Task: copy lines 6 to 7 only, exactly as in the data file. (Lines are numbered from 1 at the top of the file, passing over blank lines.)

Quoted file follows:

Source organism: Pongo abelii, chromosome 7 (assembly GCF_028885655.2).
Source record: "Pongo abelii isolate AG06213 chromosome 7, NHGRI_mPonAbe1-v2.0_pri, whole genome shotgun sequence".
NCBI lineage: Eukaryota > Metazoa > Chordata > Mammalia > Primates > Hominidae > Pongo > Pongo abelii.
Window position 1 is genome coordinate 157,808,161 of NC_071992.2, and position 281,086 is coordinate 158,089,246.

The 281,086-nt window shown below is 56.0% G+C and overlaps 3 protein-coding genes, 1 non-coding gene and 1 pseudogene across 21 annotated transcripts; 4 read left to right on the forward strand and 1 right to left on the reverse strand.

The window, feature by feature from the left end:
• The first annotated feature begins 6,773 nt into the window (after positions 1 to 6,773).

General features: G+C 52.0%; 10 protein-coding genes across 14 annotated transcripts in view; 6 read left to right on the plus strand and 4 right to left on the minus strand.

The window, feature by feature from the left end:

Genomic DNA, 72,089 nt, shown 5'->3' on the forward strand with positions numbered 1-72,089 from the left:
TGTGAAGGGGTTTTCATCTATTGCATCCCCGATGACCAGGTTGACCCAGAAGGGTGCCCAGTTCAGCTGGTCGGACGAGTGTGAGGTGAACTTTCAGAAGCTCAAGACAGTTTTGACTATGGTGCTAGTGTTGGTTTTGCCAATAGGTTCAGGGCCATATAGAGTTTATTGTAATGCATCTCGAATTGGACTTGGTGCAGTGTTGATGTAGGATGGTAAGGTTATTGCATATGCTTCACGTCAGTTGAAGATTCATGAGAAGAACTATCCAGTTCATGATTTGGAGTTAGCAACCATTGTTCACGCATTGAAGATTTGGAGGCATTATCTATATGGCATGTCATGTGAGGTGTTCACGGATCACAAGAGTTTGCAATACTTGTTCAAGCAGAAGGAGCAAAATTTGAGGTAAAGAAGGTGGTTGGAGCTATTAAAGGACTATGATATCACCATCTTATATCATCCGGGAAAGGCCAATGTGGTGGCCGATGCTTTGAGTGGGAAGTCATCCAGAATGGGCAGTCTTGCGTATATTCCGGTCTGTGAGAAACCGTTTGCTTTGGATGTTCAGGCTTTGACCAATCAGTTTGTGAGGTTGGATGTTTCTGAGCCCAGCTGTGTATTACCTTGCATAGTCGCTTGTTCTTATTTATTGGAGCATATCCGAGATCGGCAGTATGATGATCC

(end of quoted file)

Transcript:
The window, feature by feature from the left end:
• The first annotated feature begins 6,773 nt into the window (after positions 1 to 6,773).